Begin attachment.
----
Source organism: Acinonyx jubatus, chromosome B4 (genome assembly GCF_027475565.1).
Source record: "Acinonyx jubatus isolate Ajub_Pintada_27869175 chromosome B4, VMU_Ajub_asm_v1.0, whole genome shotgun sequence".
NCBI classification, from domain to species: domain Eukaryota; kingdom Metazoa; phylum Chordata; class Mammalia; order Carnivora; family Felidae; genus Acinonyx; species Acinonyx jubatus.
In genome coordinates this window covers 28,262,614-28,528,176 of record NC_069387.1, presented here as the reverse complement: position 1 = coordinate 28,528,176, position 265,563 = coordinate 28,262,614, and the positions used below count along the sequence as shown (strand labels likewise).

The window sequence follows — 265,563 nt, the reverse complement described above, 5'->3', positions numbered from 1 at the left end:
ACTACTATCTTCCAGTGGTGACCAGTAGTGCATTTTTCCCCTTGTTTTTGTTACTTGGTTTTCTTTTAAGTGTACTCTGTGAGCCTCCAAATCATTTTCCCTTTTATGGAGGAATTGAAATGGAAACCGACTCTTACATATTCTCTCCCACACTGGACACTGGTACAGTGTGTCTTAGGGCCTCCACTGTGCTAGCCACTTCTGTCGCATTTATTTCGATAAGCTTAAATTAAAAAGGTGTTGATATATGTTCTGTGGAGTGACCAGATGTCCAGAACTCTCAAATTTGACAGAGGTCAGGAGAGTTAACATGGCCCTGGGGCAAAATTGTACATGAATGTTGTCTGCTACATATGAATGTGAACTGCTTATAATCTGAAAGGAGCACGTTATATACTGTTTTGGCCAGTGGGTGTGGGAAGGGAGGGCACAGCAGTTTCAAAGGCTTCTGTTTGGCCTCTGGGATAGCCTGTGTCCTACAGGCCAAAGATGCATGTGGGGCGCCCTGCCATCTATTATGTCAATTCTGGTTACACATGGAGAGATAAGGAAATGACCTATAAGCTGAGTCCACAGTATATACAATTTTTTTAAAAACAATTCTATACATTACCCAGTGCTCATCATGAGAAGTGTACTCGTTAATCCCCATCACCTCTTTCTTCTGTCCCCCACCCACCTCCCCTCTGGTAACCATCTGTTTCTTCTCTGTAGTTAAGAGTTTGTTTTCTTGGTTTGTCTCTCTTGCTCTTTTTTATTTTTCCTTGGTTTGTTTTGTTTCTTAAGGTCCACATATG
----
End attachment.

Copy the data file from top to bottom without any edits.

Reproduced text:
Source organism: Acinonyx jubatus, chromosome B4 (genome assembly GCF_027475565.1).
Source record: "Acinonyx jubatus isolate Ajub_Pintada_27869175 chromosome B4, VMU_Ajub_asm_v1.0, whole genome shotgun sequence".
NCBI classification, from domain to species: domain Eukaryota; kingdom Metazoa; phylum Chordata; class Mammalia; order Carnivora; family Felidae; genus Acinonyx; species Acinonyx jubatus.
In genome coordinates this window covers 28,262,614-28,528,176 of record NC_069387.1, presented here as the reverse complement: position 1 = coordinate 28,528,176, position 265,563 = coordinate 28,262,614, and the positions used below count along the sequence as shown (strand labels likewise).

The window sequence follows — 265,563 nt, the reverse complement described above, 5'->3', positions numbered from 1 at the left end:
ACTACTATCTTCCAGTGGTGACCAGTAGTGCATTTTTCCCCTTGTTTTTGTTACTTGGTTTTCTTTTAAGTGTACTCTGTGAGCCTCCAAATCATTTTCCCTTTTATGGAGGAATTGAAATGGAAACCGACTCTTACATATTCTCTCCCACACTGGACACTGGTACAGTGTGTCTTAGGGCCTCCACTGTGCTAGCCACTTCTGTCGCATTTATTTCGATAAGCTTAAATTAAAAAGGTGTTGATATATGTTCTGTGGAGTGACCAGATGTCCAGAACTCTCAAATTTGACAGAGGTCAGGAGAGTTAACATGGCCCTGGGGCAAAATTGTACATGAATGTTGTCTGCTACATATGAATGTGAACTGCTTATAATCTGAAAGGAGCACGTTATATACTGTTTTGGCCAGTGGGTGTGGGAAGGGAGGGCACAGCAGTTTCAAAGGCTTCTGTTTGGCCTCTGGGATAGCCTGTGTCCTACAGGCCAAAGATGCATGTGGGGCGCCCTGCCATCTATTATGTCAATTCTGGTTACACATGGAGAGATAAGGAAATGACCTATAAGCTGAGTCCACAGTATATACAATTTTTTTAAAAACAATTCTATACATTACCCAGTGCTCATCATGAGAAGTGTACTCGTTAATCCCCATCACCTCTTTCTTCTGTCCCCCACCCACCTCCCCTCTGGTAACCATCTGTTTCTTCTCTGTAGTTAAGAGTTTGTTTTCTTGGTTTGTCTCTCTTGCTCTTTTTTATTTTTCCTTGGTTTGTTTTGTTTCTTAAGGTCCACATATG